Saturday, 10 January 2015

Brunch at Baguio's Most Loved Restaurant

A last minute decision to make a side trip to Baguio on our way home to Manila from Ilocos found us  in Baguio's most loved restaurant for brunch. It's been years since we went up to Baguio, and despite the new restaurants popping up in the City of Pines, I wanted something familiar and comforting, like how Baguio is to me even after years of not visiting.

First we tried to find Star Cafe which to my memory was the best Chinese eatery in Baguio only to find out that it has closed.  Thankfully, my other favorite Baguio eatery, what many consider as Baguio's most loved restaurant,  is still standing tall. Like a serene and regal beacon  amidst the crazy commercial buzz that has overcome the once genteel Session Road.

Cafe By The Ruins is still as beautiful as ever.

                                 That bamboo canopy  at the al fresco dining area

                                Proudly Filipino interiors

Part of the experience of dining at Cafe By The Ruins is being surrounded by its old world Baguio charm --- wooden Filipino brickabracks everywhere,  capiz shell lights, dark wood furnitures in traditional Filipino designs.  There's even an igorot dap-ayan which can be used for small parties. A dap-ayan is a filipino version of gazebo,  made usually of wood and stone with thatched cogon grass for  the roof. Dap-ayan being the Ilocano term for gathering place.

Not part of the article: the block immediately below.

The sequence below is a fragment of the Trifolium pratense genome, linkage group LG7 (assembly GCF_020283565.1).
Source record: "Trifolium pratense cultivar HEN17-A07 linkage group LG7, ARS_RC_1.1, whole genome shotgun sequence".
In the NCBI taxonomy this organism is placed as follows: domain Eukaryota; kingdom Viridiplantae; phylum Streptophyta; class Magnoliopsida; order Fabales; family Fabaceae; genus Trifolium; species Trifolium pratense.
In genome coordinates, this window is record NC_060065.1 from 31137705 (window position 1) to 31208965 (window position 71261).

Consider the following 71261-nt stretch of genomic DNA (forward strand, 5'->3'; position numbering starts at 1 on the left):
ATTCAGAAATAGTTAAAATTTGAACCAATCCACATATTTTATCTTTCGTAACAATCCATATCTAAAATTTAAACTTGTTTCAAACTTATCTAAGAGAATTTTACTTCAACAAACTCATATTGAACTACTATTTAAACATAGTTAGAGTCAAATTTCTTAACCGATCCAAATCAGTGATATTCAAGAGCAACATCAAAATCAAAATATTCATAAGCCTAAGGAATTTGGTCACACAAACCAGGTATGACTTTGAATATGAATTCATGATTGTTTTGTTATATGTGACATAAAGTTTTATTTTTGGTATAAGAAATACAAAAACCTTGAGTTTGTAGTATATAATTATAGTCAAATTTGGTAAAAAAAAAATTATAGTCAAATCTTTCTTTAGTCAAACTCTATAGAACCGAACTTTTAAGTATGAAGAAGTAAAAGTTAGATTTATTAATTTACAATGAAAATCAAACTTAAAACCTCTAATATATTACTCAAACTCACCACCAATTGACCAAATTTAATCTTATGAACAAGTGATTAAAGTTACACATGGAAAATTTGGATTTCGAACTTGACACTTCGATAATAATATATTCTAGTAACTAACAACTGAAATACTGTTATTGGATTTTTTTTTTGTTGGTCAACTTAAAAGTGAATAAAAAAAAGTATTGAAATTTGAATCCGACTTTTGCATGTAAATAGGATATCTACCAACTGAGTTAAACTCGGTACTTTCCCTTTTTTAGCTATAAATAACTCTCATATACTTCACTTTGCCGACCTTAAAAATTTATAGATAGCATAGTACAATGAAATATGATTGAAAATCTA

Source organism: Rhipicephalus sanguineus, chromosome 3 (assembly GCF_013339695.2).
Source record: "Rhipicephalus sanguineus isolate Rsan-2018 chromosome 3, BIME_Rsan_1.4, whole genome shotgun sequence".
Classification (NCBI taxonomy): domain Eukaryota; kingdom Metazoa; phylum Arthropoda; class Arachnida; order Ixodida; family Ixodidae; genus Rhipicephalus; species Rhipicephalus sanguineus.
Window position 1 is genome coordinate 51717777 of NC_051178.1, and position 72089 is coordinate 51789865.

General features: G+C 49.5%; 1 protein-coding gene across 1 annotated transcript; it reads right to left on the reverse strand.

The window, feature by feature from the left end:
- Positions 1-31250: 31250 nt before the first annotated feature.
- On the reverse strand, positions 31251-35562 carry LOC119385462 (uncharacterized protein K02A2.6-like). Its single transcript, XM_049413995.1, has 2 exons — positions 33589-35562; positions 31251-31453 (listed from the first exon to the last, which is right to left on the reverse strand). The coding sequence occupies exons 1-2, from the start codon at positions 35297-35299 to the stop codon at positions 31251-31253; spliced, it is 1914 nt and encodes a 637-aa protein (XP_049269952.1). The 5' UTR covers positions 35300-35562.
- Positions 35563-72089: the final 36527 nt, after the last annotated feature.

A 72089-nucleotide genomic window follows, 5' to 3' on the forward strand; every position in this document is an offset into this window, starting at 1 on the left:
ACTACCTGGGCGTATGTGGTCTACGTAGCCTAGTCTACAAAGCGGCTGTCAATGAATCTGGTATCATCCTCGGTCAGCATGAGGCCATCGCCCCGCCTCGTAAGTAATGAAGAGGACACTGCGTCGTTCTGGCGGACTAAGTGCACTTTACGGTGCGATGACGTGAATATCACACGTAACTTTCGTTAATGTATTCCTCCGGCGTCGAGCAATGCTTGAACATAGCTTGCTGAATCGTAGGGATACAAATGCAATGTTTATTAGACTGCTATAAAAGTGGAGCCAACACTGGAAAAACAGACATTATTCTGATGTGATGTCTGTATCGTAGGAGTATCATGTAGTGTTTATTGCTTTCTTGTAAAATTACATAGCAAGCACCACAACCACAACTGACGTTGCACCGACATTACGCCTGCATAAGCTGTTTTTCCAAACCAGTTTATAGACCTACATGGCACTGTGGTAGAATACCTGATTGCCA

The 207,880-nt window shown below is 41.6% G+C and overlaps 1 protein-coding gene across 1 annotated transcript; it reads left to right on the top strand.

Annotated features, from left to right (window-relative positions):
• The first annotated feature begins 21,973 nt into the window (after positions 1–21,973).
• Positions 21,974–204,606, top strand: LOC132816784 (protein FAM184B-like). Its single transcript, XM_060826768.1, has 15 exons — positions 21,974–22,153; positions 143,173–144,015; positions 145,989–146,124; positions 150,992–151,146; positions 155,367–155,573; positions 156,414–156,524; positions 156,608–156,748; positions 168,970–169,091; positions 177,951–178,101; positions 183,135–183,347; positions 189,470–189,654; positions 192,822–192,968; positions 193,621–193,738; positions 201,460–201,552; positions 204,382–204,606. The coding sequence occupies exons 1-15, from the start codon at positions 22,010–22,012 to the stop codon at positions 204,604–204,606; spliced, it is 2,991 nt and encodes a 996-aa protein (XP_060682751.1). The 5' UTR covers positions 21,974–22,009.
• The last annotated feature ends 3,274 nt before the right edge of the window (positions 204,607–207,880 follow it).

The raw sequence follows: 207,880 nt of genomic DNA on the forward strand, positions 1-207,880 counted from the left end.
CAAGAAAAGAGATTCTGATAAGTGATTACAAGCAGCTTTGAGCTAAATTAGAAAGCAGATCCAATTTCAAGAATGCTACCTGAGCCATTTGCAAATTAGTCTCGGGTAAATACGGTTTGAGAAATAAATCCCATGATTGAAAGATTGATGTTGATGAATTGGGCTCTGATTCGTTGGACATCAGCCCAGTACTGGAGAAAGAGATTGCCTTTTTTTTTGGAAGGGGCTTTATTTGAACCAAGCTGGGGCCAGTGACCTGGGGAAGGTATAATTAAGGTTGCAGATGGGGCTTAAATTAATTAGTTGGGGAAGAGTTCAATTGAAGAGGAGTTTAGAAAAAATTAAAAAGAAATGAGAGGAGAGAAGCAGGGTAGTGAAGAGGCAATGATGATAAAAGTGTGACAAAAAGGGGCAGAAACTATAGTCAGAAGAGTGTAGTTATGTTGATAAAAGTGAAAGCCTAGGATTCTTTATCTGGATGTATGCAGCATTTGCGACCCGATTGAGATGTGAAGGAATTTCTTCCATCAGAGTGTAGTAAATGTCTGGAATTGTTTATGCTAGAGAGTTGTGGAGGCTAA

It is this that I love about Cafe By The Ruins,  it is unapologetically Filipino in design and sensibilities yet it is not bold nor brash.  The tables, the bamboo canopies, those beautiful tea lights, and the native woven table mats,  these are the exact things I'd have if I were to build an airy bed and breakfast place in my hometown in Ilocos.  This is a place that allows you to dawdle. In the hours before lunch, it is less harried and people come here to have their coffee or hot chocolate, relish a breakfast fit for a queen, read a paper, catch up with friends, or doodle on theirs journal at a leisurely pace.

The Cafe is famous for its delicious breads. 

 The famous kamote bread is still as pillowy light as I remembered it and pairs perfectly with the country-style liver pate.

                               Soft and crusty jumbo pan de sal with artisanal jam and a flowerette of butter.  The pan de sal was huge! Almost the size of a hamburger bun.  It is a good pan de sal, not outstanding, but good enough.

 My plate of  Beef  Tapa with upland rice, egg with onions and tomato

                               My mother's Embutido with upland rice and roasted pineapple
                                 My cousin's Ilocos Longganisa with upland rice, sunny side up egg
Beef Stroganoff with pasta and garlic bread for my brother

The dishes served by Cafe by The Ruins are a mix of Filipino and continental comfort foods.  I, for one, love their breakfast plates.  What can be more comforting and more nourishing than a hefty plate filled with slabs of beef tapa, a generous serving of the local upland rice and eggs done the way I want it ---scrambled with caramelized onions and tomatoes.

The prices of the dishes are close to Manila prices,  with the breakfast plates averaging at PHP 340.00 each, but the servings are hefty with a complementary fruit bowl at the end of the meal. And the food, while not worth any Michelin stars or rave reviews,  are good and comforting.  And that's what Cafe by The Ruins promises to offer, a comfortable and authentic Baguio experience.

Cafe By The Ruins
23 Chuntug Street, Baguio City

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